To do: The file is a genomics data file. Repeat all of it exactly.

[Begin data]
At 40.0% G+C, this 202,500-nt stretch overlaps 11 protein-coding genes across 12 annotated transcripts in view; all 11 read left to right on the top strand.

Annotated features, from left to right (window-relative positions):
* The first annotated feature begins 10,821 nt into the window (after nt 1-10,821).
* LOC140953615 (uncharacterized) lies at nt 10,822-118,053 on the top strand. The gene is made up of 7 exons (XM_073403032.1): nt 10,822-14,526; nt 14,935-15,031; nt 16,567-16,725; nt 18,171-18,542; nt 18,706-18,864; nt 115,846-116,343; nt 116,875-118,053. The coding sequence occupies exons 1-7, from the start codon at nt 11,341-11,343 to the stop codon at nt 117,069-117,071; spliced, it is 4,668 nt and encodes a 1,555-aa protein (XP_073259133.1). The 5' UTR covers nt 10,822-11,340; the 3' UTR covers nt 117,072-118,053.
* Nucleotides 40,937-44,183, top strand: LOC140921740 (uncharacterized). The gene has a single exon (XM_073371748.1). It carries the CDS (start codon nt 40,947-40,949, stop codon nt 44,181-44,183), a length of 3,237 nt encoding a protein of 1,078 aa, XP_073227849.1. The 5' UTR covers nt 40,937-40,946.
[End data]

At 40.0% G+C, this 202,500-nt stretch overlaps 11 protein-coding genes across 12 annotated transcripts in view; all 11 read left to right on the top strand.

Annotated features, from left to right (window-relative positions):
* The first annotated feature begins 10,821 nt into the window (after nt 1-10,821).
* LOC140953615 (uncharacterized) lies at nt 10,822-118,053 on the top strand. The gene is made up of 7 exons (XM_073403032.1): nt 10,822-14,526; nt 14,935-15,031; nt 16,567-16,725; nt 18,171-18,542; nt 18,706-18,864; nt 115,846-116,343; nt 116,875-118,053. The coding sequence occupies exons 1-7, from the start codon at nt 11,341-11,343 to the stop codon at nt 117,069-117,071; spliced, it is 4,668 nt and encodes a 1,555-aa protein (XP_073259133.1). The 5' UTR covers nt 10,822-11,340; the 3' UTR covers nt 117,072-118,053.
* Nucleotides 40,937-44,183, top strand: LOC140921740 (uncharacterized). The gene has a single exon (XM_073371748.1). It carries the CDS (start codon nt 40,947-40,949, stop codon nt 44,181-44,183), a length of 3,237 nt encoding a protein of 1,078 aa, XP_073227849.1. The 5' UTR covers nt 40,937-40,946.